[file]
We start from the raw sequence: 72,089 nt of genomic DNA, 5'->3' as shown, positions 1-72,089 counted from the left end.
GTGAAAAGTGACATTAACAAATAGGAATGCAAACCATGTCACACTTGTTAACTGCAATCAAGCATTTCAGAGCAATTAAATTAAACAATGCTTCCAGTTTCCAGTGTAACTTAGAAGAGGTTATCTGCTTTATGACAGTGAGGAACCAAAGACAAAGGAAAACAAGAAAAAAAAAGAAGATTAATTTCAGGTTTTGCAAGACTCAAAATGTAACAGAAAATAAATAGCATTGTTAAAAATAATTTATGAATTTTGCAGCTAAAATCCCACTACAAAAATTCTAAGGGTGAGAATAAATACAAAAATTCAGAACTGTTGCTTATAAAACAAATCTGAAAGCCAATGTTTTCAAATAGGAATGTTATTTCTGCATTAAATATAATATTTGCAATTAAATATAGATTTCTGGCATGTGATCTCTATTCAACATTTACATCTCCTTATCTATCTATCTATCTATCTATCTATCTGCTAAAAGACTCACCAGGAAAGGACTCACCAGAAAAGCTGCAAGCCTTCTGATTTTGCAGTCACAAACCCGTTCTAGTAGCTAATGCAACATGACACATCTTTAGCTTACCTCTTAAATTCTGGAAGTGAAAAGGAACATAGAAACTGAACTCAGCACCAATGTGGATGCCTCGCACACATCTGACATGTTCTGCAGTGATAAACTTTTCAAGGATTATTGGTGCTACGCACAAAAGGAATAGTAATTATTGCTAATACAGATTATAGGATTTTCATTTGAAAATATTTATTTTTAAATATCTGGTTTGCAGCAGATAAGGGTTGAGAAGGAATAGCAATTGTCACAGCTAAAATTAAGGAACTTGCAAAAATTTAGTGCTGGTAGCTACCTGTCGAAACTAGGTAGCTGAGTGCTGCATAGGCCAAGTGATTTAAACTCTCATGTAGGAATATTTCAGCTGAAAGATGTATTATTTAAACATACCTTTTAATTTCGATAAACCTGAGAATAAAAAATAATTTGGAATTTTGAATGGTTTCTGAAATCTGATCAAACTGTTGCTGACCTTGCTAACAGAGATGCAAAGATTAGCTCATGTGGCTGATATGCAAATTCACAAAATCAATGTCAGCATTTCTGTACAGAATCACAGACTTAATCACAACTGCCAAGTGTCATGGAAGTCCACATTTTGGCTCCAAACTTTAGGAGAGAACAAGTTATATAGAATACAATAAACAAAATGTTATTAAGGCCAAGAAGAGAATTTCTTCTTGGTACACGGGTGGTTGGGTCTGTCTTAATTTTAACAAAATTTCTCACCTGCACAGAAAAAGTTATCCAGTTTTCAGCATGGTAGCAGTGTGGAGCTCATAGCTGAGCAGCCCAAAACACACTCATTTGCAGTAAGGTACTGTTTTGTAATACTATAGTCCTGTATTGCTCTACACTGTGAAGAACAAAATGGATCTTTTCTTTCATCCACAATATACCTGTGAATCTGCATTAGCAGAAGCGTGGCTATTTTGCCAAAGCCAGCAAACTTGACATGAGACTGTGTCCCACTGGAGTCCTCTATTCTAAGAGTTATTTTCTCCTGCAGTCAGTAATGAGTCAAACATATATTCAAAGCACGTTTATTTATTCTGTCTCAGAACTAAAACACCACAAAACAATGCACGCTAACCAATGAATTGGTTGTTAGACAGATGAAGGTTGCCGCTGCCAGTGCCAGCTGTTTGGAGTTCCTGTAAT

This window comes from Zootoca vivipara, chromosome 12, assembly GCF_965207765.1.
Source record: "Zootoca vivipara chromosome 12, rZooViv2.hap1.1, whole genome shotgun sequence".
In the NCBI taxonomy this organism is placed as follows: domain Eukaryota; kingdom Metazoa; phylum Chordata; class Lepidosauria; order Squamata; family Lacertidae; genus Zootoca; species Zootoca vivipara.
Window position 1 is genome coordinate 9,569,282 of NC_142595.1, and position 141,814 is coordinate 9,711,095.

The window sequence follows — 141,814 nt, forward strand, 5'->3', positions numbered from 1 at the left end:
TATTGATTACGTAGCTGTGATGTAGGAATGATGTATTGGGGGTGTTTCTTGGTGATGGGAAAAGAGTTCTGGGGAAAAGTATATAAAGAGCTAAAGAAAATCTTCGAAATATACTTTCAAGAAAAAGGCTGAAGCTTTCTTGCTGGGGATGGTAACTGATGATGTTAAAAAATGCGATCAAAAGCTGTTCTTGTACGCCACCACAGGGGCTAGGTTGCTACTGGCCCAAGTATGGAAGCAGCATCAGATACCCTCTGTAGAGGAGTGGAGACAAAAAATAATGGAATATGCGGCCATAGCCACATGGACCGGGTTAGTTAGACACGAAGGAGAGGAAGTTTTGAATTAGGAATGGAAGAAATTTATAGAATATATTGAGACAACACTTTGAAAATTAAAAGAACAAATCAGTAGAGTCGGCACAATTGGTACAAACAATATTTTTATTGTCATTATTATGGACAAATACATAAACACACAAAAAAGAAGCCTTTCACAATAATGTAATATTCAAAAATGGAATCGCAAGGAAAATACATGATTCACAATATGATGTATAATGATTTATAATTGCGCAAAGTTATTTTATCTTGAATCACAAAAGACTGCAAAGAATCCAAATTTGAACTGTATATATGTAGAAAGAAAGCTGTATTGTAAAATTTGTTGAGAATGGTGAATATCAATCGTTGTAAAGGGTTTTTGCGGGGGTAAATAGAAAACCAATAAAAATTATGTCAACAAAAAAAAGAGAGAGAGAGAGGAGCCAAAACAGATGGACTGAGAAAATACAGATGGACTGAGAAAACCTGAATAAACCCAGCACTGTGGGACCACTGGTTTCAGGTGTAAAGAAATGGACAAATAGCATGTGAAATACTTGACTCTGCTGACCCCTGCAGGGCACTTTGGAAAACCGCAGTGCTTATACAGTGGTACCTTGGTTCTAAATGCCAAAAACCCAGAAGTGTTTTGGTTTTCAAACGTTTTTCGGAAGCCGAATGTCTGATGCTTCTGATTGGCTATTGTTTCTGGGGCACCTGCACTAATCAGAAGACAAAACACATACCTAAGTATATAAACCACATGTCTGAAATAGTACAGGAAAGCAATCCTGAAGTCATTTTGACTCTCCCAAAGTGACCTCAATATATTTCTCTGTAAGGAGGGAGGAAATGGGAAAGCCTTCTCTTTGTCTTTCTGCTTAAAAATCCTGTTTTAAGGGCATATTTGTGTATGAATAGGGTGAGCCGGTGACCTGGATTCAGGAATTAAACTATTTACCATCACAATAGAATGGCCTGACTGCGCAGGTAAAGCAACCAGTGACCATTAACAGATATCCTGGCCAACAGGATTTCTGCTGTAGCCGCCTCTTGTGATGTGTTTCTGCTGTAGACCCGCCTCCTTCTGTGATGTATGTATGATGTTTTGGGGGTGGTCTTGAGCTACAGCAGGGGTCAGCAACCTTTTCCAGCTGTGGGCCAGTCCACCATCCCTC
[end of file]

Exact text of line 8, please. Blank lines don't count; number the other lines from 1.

TATTGATTACGTAGCTGTGATGTAGGAATGATGTATTGGGGGTGTTTCTTGGTGATGGGAAAAGAGTTCTGGGGAAAAGTATATAAAGAGCTAAAGAAAATCTTCGAAATATACTTTCAAGAAAAAGGCTGAAGCTTTCTTGCTGGGGATGGTAACTGATGATGTTAAAAAATGCGATCAAAAGCTGTTCTTGTACGCCACCACAGGGGCTAGGTTGCTACTGGCCCAAGTATGGAAGCAGCATCAGATACCCTCTGTAGAGGAGTGGAGACAAAAAATAATGGAATATGCGGCCATAGCCACATGGACCGGGTTAGTTAGACACGAAGGAGAGGAAGTTTTGAATTAGGAATGGAAGAAATTTATAGAATATATTGAGACAACACTTTGAAAATTAAAAGAACAAATCAGTAGAGTCGGCACAATTGGTACAAACAATATTTTTATTGTCATTATTATGGACAAATACATAAACACACAAAAAAGAAGCCTTTCACAATAATGTAATATTCAAAAATGGAATCGCAAGGAAAATACATGATTCACAATATGATGTATAATGATTTATAATTGCGCAAAGTTATTTTATCTTGAATCACAAAAGACTGCAAAGAATCCAAATTTGAACTGTATATATGTAGAAAGAAAGCTGTATTGTAAAATTTGTTGAGAATGGTGAATATCAATCGTTGTAAAGGGTTTTTGCGGGGGTAAATAGAAAACCAATAAAAATTATGTCAACAAAAAAAAGAGAGAGAGAGAGGAGCCAAAACAGATGGACTGAGAAAATACAGATGGACTGAGAAAACCTGAATAAACCCAGCACTGTGGGACCACTGGTTTCAGGTGTAAAGAAATGGACAAATAGCATGTGAAATACTTGACTCTGCTGACCCCTGCAGGGCACTTTGGAAAACCGCAGTGCTTATACAGTGGTACCTTGGTTCTAAATGCCAAAAACCCAGAAGTGTTTTGGTTTTCAAACGTTTTTCGGAAGCCGAATGTCTGATGCTTCTGATTGGCTATTGTTTCTGGGGCACCTGCACTAATCAGAAGACAAAACACATACCTAAGTATATAAACCACATGTCTGAAATAGTACAGGAAAGCAATCCTGAAGTCATTTTGACTCTCCCAAAGTGACCTCAATATATTTCTCTGTAAGGAGGGAGGAAATGGGAAAGCCTTCTCTTTGTCTTTCTGCTTAAAAATCCTGTTTTAAGGGCATATTTGTGTATGAATAGGGTGAGCCGGTGACCTGGATTCAGGAATTAAACTATTTACCATCACAATAGAATGGCCTGACTGCGCAGGTAAAGCAACCAGTGACCATTAACAGATATCCTGGCCAACAGGATTTCTGCTGTAGCCGCCTCTTGTGATGTGTTTCTGCTGTAGACCCGCCTCCTTCTGTGATGTATGTATGATGTTTTGGGGGTGGTCTTGAGCTACAGCAGGGGTCAGCAACCTTTTCCAGCTGTGGGCCAGTCCACCATCCCTC